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Culture, Politics, and Globalization- Critical Review of films - Essay Example

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Culture, Politics, and Globalization- Critical Review of films

Introduction The sudden popularity of ‘Slumdog Millionaire’, the overwhelming response it received across the world and its clean sweep at the 81st Academy Awards ceremony were phenomenal events in the world of cinema (Coleman, 2010). While one would expect that the advent of globalization and the rapid use of technology would enable a broader perspective in the west over the Indian and other Asian cultures, the influence of the movie and the excitement surrounding it among viewers from western countries suggests that the east continues to be mystic and distant from the rest of the world. Main Arguments Coleman (2010) says that the East-West demarcation and lack of understanding have existed since colonial times and have often portrayed developing economies in distorted ways that benefited politics in the west. It is this social and economic divide that led to the categorization of eastern cultures under the umbrella of ‘Orientalism’ (Nash, 2010). In many ways, orientalism has served as a tool that was used to assert control and domination over the east. ‘Slumdog Millionaire’, released in 2008, is a recent example that attempts to cast western views on India, despite its recent economic advances. Coleman (2010) states that orientalism is a culture’s (the west’s in this case) way of recognizing its own place. In this context, entertainment is an experience that manifests itself to convey this notion (Eriksen, 2007). Besides delivering an exotic experience and mass entertainment, movies like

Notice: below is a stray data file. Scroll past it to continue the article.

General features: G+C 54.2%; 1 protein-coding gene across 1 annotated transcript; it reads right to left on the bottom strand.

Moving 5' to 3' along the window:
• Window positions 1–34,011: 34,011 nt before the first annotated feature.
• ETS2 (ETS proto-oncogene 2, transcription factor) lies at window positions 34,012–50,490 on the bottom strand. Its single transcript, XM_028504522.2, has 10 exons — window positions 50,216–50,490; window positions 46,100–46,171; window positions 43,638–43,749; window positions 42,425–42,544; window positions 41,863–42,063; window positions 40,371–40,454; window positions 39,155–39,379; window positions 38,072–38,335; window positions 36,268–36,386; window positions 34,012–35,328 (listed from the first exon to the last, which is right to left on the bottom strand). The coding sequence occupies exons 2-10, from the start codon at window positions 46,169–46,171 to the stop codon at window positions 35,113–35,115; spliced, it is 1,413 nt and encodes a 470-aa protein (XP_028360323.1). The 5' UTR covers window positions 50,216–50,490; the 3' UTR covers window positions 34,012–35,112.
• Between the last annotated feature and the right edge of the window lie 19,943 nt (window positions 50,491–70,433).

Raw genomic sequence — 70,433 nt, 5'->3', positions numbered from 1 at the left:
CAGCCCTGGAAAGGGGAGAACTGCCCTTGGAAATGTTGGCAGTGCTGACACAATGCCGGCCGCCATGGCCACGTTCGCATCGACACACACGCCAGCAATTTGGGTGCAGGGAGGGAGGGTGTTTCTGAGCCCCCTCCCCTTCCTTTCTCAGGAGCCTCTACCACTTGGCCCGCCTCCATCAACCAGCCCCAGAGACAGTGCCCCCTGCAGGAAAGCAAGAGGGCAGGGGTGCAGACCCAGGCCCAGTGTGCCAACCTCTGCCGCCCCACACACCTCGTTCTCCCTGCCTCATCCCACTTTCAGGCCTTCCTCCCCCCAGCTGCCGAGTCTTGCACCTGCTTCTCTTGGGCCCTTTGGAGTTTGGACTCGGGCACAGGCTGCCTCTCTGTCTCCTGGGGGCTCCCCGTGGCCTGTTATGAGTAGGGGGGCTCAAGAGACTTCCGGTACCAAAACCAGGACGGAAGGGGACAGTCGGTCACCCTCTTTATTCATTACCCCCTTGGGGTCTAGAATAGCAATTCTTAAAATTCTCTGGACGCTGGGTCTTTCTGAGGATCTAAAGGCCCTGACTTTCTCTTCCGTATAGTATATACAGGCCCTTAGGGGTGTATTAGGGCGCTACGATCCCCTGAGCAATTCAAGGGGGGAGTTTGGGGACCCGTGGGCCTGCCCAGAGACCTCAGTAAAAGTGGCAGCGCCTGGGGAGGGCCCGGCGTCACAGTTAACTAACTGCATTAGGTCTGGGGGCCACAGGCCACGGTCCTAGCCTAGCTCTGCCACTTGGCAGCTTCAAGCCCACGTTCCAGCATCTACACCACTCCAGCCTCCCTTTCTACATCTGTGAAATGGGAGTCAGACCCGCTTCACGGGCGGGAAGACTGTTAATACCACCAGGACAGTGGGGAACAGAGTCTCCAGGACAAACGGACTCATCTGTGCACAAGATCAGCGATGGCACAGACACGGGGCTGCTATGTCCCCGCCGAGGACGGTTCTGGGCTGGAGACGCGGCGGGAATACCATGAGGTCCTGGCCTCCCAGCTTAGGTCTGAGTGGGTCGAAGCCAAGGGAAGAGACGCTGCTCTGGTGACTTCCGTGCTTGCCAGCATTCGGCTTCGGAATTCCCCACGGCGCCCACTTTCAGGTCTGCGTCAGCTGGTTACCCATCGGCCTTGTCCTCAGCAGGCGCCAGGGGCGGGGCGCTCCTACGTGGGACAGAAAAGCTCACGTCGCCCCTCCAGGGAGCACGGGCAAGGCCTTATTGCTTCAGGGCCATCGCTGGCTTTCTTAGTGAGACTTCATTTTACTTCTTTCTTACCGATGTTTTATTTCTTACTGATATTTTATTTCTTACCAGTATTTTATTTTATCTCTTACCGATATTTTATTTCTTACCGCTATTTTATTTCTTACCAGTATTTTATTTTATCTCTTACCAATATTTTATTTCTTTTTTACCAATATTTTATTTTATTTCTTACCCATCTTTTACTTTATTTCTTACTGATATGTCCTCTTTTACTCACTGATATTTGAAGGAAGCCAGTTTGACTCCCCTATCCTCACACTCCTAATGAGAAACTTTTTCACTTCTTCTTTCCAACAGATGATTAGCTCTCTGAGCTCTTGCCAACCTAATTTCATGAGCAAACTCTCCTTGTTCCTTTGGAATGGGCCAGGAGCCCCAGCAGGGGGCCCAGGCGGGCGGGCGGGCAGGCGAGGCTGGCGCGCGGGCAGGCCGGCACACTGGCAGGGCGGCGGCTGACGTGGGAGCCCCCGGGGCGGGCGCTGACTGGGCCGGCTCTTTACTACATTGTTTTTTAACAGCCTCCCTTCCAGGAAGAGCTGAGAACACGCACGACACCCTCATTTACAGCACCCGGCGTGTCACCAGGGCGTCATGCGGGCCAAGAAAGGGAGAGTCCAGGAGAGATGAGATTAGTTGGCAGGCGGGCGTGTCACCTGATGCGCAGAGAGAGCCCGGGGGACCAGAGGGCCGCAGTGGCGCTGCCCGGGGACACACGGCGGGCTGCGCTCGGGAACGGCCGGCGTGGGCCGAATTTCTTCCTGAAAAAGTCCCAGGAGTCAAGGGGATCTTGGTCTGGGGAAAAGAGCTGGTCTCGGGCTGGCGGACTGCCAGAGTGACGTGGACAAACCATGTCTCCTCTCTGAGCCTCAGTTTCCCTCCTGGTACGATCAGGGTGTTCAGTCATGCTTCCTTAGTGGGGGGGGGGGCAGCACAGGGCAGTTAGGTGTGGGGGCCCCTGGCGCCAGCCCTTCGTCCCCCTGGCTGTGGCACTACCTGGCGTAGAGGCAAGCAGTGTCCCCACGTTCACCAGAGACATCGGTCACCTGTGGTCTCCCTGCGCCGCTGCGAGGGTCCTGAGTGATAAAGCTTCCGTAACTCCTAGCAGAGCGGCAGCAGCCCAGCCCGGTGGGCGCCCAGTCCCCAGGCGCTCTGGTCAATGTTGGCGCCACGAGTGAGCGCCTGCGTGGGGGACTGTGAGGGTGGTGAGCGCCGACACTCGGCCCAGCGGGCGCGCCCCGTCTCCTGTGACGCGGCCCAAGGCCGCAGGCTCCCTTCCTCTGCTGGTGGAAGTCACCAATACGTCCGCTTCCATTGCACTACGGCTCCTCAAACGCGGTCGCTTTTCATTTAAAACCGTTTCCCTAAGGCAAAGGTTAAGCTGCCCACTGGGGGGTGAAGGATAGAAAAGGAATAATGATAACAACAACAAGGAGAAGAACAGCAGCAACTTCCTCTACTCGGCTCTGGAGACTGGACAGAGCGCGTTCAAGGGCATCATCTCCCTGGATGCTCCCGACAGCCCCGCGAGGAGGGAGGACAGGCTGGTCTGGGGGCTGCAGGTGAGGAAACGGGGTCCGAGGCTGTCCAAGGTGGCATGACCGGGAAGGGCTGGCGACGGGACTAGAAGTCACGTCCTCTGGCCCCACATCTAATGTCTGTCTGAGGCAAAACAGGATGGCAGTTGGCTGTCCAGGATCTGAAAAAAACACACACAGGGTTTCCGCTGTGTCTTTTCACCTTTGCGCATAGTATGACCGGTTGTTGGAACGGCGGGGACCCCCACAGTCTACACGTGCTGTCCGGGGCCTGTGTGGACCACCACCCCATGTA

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‘Slumdog Millionaire’ has allowed the west to establish its own identity. In fact, the west defines every element inherent in orientalism, be it the community, order or personality as being in contrast to western values and perceptions, and as such inferior in all aspects (Lentner, 2010). The wider expanses of the media and the rapid pace at which information can be disseminated have further contributed to such contortions (Said, 2003). It is clear that the movie degrades religions like Hinduism and casts the common Indian as backward and untrustworthy. It depicts that violence is a core aspect in the lives of average Indians and attempts to create horror and despair among western viewers by showcasing communal riots and forced child labor as everyday events. In one scene, a touring American couple witnesses a child being beaten ruthlessly for stealing a few car parts (Lentner, 2010). When told by Jamal (their tourist guide) that this was the ‘real India’, the American couple hand out a $100 note, attributing their action to the ‘Real America’. Scenes such as these reflect the spatial inequality between the two cultures besides signifying the imperial nature of the film. Violence is portrayed throughout the movie (Held, 2009). Besides the communal riots, violence and crime are displayed in the form of kidnapping, torture and rape, depicting all such contact zones as perilous for overseas viewers (Held, 2009). In ways, ‘Slumdog Millionaire’ attempts to uphold the oriental views of the famous German Philosopher Hegel (Nash, 2010). By stating that the history of the world began and concluded with the west, Hegel argued that countries such as India did not have a history of their own. He believes that the west is far superior and better than the east, given its economic might and territorial conquests over the

Summary

Culture, Politics and Globalization Purpose Culture and politics vary considerably across geographical regions. In fact, such variations are shaped through over considerable periods of time and driven by numerous precedents. As individuals, we constantly seek to understand and compare perspectives from other cultures against our own traits…
Culture, Politics, and Globalization- Critical Review of films
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